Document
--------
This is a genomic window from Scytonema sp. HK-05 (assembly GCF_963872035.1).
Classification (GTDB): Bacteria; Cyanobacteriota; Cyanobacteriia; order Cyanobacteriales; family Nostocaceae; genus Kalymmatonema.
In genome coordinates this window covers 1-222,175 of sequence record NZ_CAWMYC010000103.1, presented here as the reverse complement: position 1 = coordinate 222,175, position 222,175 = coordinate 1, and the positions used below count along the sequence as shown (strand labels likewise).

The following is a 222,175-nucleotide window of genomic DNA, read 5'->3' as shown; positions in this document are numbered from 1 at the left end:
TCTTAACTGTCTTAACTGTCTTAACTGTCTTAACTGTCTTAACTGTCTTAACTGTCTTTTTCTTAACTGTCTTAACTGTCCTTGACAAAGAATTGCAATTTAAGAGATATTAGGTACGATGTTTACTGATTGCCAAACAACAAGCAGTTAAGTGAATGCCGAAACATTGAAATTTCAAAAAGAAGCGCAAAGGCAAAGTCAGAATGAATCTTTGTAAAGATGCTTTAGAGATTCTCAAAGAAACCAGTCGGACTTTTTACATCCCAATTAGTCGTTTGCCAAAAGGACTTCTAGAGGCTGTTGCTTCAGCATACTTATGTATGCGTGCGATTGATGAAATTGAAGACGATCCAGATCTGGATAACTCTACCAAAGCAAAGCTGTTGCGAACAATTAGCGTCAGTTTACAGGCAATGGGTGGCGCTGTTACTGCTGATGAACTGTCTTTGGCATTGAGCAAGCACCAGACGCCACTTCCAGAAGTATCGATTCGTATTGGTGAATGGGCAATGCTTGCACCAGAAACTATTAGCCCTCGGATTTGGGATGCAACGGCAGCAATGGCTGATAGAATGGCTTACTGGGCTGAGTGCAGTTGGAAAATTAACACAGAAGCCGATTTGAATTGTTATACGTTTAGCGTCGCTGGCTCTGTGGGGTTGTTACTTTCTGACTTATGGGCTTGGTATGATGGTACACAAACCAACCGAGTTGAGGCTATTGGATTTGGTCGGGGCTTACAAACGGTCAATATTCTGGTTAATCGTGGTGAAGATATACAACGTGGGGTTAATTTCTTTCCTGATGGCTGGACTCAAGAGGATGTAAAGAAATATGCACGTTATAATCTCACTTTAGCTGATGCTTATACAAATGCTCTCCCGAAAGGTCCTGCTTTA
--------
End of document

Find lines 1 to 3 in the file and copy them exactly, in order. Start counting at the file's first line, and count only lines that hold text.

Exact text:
This is a genomic window from Scytonema sp. HK-05 (assembly GCF_963872035.1).
Classification (GTDB): Bacteria; Cyanobacteriota; Cyanobacteriia; order Cyanobacteriales; family Nostocaceae; genus Kalymmatonema.
In genome coordinates this window covers 1-222,175 of sequence record NZ_CAWMYC010000103.1, presented here as the reverse complement: position 1 = coordinate 222,175, position 222,175 = coordinate 1, and the positions used below count along the sequence as shown (strand labels likewise).